Cases with a definite diagnosis of TSD who were referred to the İstanbul University, İstanbul Faculty of Medicine, Department of Medical Genetics clinic between 2016 and 2021 were included in the study. The study was reviewed and approved by the İstanbul University, İstanbul Faculty of Medicine, Clinical Research Ethics Committee (decision no: 18, date: 07.10.2022) and written informed consent was obtained from all parents of the patients included in the study (no: 07.10.2022/1316113). Clinical, biochemical, and molecular findings of the patients were retrospectively reviewed. Low beta-beta-hexosaminidase A activity ​​was demonstrated in all cases. DNA isolation (DNA Isolation Kit for Mammalian Blood, Roche Diagnostics/Elips-İstanbul) was performed from EDTA blood samples taken from nine cases and their parents. All encoded exons and exon-intron regions of the HEXA gene were Sanger sequenced (ABI 3500). Variants were cross-checked with ClinVar ( and HGMD ( databases. The novel variant was assessed using dbSNP, gnomAD (, and Turkish Variome (TRV) (7). In silico prediction software, Mutation Taster (, Sorting Intolerant From Tolerant (SIFT,, and PolyPhen-2 HumVar ( were used to predict the pathogenicity. The American College of Medical Genetics and Genomics (ACMG 2015) classification was used for evaluation (8). The low activity of the HEXA enzyme in patients’ plasma was consistent with TSD. Enzyme activity was determined as nmol/mL/h in cases 1 and 6 (İstanbul University, İstanbul Faculty of Medicine, Department of Medical Biochemistry) and as µmol/L/h in the remaining cases (Duzen Laboratory Group, Ankara, Türkiye). Diagnoses were determined by reduced HEXA activity characteristic clinical and molecular findings. We did not perform statistical analysis because we only had nine patients.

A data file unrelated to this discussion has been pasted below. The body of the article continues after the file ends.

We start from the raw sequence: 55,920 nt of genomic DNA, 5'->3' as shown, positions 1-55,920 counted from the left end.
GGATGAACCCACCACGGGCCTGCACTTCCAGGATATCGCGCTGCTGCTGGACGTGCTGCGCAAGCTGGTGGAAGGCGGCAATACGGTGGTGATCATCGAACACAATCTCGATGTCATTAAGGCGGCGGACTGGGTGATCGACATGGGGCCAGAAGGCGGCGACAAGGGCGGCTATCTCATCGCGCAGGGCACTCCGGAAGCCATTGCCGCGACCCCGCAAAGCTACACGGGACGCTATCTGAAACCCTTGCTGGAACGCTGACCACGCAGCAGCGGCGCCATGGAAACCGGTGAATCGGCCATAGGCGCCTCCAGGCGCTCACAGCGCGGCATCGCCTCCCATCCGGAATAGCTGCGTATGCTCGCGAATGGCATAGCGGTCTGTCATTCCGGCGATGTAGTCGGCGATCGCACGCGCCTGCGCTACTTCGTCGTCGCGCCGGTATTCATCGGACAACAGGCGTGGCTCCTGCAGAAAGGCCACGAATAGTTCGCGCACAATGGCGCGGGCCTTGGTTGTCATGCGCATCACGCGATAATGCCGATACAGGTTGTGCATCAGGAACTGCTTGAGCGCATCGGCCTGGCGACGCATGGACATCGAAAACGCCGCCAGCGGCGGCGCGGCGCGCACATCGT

Clinical Findings